4) Catuaba: When no amount of aromatherapy massage can get you in the mood, you may want to try Catuaba – a Brazilian herb that is known as the ‘tree of love.’ The bark contains substances that may act as a natural aphrodisiac within five to 21 days of taking extracts regularly.


5) Muira puama: If your partner is the one who struggles to get into the mood you may want to encourage him to try muira puama. This fragrant Amazonian shrub has been used for centuries to boost libido by stimulating production of the brain chemicals serotonin and dopamine. It may also help boost the production of sex hormones and boost circulation to the genital area.


6) Boost your serotonin levels: The key to boosting libido is stabilising serotonin levels. Excess amounts of serotonin (the brains ‘feel good’ hormone) cause fatigue and a decrease in sexual desire. But serotonin deficiency is associated with low moods, lack of concentration and poor appetite control. To help your brain and body strike a serotonin balance, make sure you eat five to six small, balanced meals and snacks every day containing complex carbohydrates and healthy protein.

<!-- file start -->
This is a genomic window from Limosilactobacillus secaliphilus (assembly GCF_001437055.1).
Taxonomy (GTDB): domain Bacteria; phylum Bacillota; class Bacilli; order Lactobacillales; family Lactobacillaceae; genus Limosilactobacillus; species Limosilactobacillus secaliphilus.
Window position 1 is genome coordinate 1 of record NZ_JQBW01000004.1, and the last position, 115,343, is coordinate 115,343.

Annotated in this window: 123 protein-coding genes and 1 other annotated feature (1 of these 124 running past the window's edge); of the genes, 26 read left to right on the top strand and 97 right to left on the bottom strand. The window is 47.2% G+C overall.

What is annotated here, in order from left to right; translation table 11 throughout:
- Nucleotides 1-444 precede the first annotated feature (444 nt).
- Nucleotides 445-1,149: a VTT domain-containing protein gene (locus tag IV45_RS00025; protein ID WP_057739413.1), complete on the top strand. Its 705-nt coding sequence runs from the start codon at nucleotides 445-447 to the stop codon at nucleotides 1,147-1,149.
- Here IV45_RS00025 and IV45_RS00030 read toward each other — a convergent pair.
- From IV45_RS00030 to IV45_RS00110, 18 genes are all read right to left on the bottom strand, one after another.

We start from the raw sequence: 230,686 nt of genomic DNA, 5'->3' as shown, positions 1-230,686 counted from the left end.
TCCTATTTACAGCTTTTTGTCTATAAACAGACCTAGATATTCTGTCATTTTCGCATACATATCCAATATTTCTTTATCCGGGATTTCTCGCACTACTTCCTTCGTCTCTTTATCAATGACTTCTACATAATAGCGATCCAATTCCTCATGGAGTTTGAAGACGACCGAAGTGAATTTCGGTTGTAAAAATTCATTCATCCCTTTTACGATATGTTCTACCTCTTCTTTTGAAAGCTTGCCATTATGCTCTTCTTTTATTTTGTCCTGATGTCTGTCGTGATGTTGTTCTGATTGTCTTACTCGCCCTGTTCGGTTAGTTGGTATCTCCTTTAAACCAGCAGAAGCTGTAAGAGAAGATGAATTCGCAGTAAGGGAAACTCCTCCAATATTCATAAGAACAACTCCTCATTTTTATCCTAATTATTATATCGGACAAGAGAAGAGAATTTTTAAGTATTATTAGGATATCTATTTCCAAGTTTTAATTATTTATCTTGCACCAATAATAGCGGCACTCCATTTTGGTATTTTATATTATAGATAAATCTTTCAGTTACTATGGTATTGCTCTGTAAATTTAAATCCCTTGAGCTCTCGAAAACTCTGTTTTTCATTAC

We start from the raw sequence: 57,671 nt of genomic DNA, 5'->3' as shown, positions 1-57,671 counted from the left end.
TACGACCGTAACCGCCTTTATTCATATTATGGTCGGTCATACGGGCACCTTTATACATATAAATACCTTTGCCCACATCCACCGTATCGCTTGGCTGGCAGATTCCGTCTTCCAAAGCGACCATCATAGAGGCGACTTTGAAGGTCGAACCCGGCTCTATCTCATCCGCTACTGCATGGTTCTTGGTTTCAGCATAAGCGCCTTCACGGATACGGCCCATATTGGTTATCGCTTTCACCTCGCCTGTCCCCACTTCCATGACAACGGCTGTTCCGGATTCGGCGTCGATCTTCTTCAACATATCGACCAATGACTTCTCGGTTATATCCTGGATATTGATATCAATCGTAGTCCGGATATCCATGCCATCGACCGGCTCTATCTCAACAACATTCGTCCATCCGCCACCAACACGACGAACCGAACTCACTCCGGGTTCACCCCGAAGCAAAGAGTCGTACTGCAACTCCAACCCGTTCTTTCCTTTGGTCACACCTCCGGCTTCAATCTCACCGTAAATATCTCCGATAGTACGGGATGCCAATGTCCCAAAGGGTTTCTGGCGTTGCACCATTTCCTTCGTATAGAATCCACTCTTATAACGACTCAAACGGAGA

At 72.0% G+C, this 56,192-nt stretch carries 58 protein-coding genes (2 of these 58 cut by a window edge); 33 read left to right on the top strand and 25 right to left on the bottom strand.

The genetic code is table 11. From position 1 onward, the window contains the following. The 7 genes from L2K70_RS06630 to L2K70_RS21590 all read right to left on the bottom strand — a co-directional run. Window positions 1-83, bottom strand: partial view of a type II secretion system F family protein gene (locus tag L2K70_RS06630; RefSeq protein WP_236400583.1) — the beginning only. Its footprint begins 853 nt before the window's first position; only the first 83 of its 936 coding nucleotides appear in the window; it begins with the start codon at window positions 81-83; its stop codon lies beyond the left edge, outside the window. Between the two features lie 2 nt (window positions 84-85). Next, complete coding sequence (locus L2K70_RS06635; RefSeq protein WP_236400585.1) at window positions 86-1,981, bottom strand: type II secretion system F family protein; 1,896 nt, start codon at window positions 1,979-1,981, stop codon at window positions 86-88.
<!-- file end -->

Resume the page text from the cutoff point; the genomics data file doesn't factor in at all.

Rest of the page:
7) Foods to spice up your sex life: Although there really aren’t any aphrodisiac foods as such, there are certain foods that contain crucial nutrients for healthy libido. Make sure you include plenty of the following in your diet:


ApplesApples are rich in vitamins, minerals, antioxidants and fibre that can boost immunity and general health and wellbeing. Good health and a healthy libido go hand in hand.

Avocado – The Aztecs called the avocado tree ahuacatl or “testicle tree.” While avocados can indeed look like that body part, they also contain high levels of folic acid, which helps metabolise proteins, thus giving you more energy. They also contain vitamin B6 (a nutrient that increases male and female hormone production) and Vitamin E, both of which are vital for overall sexual function (and a smooth complexion).